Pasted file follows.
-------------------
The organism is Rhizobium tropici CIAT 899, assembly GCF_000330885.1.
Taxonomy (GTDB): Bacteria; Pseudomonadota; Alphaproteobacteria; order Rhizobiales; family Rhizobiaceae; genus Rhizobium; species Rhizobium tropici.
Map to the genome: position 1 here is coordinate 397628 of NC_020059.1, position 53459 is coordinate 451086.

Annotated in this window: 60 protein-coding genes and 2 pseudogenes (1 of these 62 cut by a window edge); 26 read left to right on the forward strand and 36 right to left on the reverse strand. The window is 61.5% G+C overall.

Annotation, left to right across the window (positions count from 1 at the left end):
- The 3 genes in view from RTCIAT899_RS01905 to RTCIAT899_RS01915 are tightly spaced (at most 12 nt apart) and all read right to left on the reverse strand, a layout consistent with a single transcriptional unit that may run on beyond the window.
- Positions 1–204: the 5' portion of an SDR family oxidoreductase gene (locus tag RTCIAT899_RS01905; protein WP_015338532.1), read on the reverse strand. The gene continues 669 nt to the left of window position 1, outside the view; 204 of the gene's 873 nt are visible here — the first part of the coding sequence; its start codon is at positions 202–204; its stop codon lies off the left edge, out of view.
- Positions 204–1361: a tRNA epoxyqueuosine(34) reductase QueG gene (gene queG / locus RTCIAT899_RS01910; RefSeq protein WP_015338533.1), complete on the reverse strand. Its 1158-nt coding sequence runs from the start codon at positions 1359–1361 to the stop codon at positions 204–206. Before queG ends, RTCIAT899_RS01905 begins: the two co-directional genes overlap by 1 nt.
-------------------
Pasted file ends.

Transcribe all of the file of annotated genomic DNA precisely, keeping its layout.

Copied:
The organism is Rhizobium tropici CIAT 899, assembly GCF_000330885.1.
Taxonomy (GTDB): Bacteria; Pseudomonadota; Alphaproteobacteria; order Rhizobiales; family Rhizobiaceae; genus Rhizobium; species Rhizobium tropici.
Map to the genome: position 1 here is coordinate 397628 of NC_020059.1, position 53459 is coordinate 451086.

Annotated in this window: 60 protein-coding genes and 2 pseudogenes (1 of these 62 cut by a window edge); 26 read left to right on the forward strand and 36 right to left on the reverse strand. The window is 61.5% G+C overall.

Annotation, left to right across the window (positions count from 1 at the left end):
- The 3 genes in view from RTCIAT899_RS01905 to RTCIAT899_RS01915 are tightly spaced (at most 12 nt apart) and all read right to left on the reverse strand, a layout consistent with a single transcriptional unit that may run on beyond the window.
- Positions 1–204: the 5' portion of an SDR family oxidoreductase gene (locus tag RTCIAT899_RS01905; protein WP_015338532.1), read on the reverse strand. The gene continues 669 nt to the left of window position 1, outside the view; 204 of the gene's 873 nt are visible here — the first part of the coding sequence; its start codon is at positions 202–204; its stop codon lies off the left edge, out of view.
- Positions 204–1361: a tRNA epoxyqueuosine(34) reductase QueG gene (gene queG / locus RTCIAT899_RS01910; RefSeq protein WP_015338533.1), complete on the reverse strand. Its 1158-nt coding sequence runs from the start codon at positions 1359–1361 to the stop codon at positions 204–206. Before queG ends, RTCIAT899_RS01905 begins: the two co-directional genes overlap by 1 nt.